Mining for iron oxides in coal mine sludge

A young miner in Pittston, Pa., in 1911. Over the past 200 years, miners have extracted billions of tons of coal in Pennsylvania, but drainage from abandoned mines has left the waterways polluted.


Library of Congress

Large settling ponds aerate mine discharge, allowing dissolved iron to oxidize. Over time, iron oxide settles to the bottom and the clear water flow out.


Courtesy of Method Media


These troughs spread and slow the water's flow, giving it time for chemical reactions to occur and for the iron oxide to settle to the bottom.


Courtesy of Method Media

A passive treatment system at the abandoned Marchand mine in Pennsylvania reduces the water's iron, turning its color from bright orange to clear, as shown here.


Bob Hedin

The billions of tons of coal that miners extracted from Pennsylvania’s ground over the past two centuries have long gone up in smoke, but their legacy lives on in the state’s rivers and waterways. Nasty discharge — often with sky-high metal concentrations — from thousands of abandoned coal mines has been polluting Pennsylvania’s streams and groundwater.

“Abandoned mine drainage is the number one environmental problem in the state of Pennsylvania and possibly in the whole Appalachian region,” says William Burgos, an environmental engineer at Penn State University in University Park. Cleanup options exist, but their individual price tags are in the millions. And the companies that originally operated the mines are long gone, leaving responsibility to the state, which often can’t shoulder the immense cost. Now a new technology implemented at the abandoned Marchand mine in southwestern Pennsylvania promises to become the world’s first economically self-sustaining mine drainage treatment system, restoring streams while turning the collected metals into a commercial product.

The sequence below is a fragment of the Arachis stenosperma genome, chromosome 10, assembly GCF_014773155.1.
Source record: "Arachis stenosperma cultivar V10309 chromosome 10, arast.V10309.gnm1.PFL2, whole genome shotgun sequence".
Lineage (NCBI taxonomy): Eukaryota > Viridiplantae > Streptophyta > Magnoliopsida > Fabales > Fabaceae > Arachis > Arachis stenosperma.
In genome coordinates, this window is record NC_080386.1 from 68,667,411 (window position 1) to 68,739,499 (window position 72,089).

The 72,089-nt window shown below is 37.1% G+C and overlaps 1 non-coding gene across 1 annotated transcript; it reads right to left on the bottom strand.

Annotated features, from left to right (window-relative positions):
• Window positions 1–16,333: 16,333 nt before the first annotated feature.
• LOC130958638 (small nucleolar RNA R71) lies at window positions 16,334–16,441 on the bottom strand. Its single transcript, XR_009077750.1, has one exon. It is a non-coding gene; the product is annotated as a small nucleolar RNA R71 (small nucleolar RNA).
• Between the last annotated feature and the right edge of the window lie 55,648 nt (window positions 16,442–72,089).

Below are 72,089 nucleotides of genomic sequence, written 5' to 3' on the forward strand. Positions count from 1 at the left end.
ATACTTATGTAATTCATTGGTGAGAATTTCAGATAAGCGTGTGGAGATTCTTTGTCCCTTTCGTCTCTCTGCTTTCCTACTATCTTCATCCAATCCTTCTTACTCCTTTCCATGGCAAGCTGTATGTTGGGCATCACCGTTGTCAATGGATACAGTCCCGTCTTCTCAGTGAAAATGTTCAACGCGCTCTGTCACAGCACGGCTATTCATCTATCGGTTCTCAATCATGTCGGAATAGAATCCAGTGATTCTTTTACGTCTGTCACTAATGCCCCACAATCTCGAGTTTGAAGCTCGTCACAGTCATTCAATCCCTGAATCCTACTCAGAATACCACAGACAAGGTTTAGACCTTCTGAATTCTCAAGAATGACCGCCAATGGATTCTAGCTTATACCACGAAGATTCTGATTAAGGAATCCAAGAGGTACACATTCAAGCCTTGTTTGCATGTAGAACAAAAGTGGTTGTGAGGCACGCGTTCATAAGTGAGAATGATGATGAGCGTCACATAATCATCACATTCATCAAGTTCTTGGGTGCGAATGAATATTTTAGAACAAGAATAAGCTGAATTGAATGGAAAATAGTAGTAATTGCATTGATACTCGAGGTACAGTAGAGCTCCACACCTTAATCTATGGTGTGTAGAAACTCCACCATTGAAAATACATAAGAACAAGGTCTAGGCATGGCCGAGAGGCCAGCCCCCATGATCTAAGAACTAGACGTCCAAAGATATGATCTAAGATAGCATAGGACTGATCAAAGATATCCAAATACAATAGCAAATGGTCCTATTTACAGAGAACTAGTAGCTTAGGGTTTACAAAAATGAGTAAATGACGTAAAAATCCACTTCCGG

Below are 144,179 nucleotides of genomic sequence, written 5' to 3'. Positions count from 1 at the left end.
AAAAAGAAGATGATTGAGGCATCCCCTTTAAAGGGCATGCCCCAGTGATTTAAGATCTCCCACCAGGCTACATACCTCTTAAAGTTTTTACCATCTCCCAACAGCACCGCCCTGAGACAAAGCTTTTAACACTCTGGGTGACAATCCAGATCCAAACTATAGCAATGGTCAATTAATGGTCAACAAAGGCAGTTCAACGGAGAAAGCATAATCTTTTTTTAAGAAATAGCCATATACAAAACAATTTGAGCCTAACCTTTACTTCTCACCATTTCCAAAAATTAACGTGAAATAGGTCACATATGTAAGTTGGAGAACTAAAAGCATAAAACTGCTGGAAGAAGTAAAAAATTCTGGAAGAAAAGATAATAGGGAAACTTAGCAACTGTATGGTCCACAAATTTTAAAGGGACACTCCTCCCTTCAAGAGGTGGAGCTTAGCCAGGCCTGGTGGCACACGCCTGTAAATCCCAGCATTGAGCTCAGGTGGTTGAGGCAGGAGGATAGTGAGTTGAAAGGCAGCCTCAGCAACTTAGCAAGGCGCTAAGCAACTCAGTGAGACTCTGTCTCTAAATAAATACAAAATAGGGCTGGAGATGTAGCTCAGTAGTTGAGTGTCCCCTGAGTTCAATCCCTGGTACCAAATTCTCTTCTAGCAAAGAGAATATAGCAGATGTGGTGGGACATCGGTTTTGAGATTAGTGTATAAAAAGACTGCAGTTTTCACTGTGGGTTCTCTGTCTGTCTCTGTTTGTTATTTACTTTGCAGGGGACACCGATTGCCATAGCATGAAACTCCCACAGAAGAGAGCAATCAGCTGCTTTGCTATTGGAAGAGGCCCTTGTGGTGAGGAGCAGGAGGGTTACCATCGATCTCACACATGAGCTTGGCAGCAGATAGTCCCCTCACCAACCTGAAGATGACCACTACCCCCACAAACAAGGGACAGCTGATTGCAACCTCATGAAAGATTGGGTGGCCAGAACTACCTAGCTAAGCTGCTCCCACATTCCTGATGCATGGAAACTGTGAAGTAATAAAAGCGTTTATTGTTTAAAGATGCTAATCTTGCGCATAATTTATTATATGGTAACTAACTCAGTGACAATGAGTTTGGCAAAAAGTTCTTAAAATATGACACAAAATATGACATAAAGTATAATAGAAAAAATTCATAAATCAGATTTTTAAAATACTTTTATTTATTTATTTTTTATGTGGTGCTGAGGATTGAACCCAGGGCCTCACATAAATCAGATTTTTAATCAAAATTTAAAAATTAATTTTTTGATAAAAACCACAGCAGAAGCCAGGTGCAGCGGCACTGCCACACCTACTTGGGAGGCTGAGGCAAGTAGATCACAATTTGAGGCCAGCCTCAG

The case of the Marchand mine near the town of Lowber is typical for underground coal mines in Pennsylvania. Coal production at the site was booming in the early 1900s until the mine closed within four decades. But like all mining activities, extracting Lowber’s natural wealth had a negative side effect: unearthing rocks and minerals — most notably pyrite — that had never been exposed to air. Oxygen quickly started to eat away at the fresh surfaces, initiating chemical reactions that extracted iron and produced sulfuric acid. Over time, rain and groundwater filled the mine, and in 1942, an iron-laden stream began pouring out of the mine portal and into nearby Sewickley Creek.

Although mine drainage is often acidic — and therefore toxic to aquatic life — the water at Marchand passes through alkaline rock before gushing out of the ground, which neutralizes its acidity. This eliminates the problem of toxic, low pH levels, but the enormous amount of dissolved iron that pours out of the mine has harmed the environment for more than 60 years. Once the mine water meets the air, dissolved iron oxidizes, forming a brightly colored solid oxide, often affectionately called “yellow boy,” says Philip Sibrell of the U.S. Geological Survey in Kearneysville, W.Va. “This precipitate coats the bottom of streams and that chokes out aquatic life.”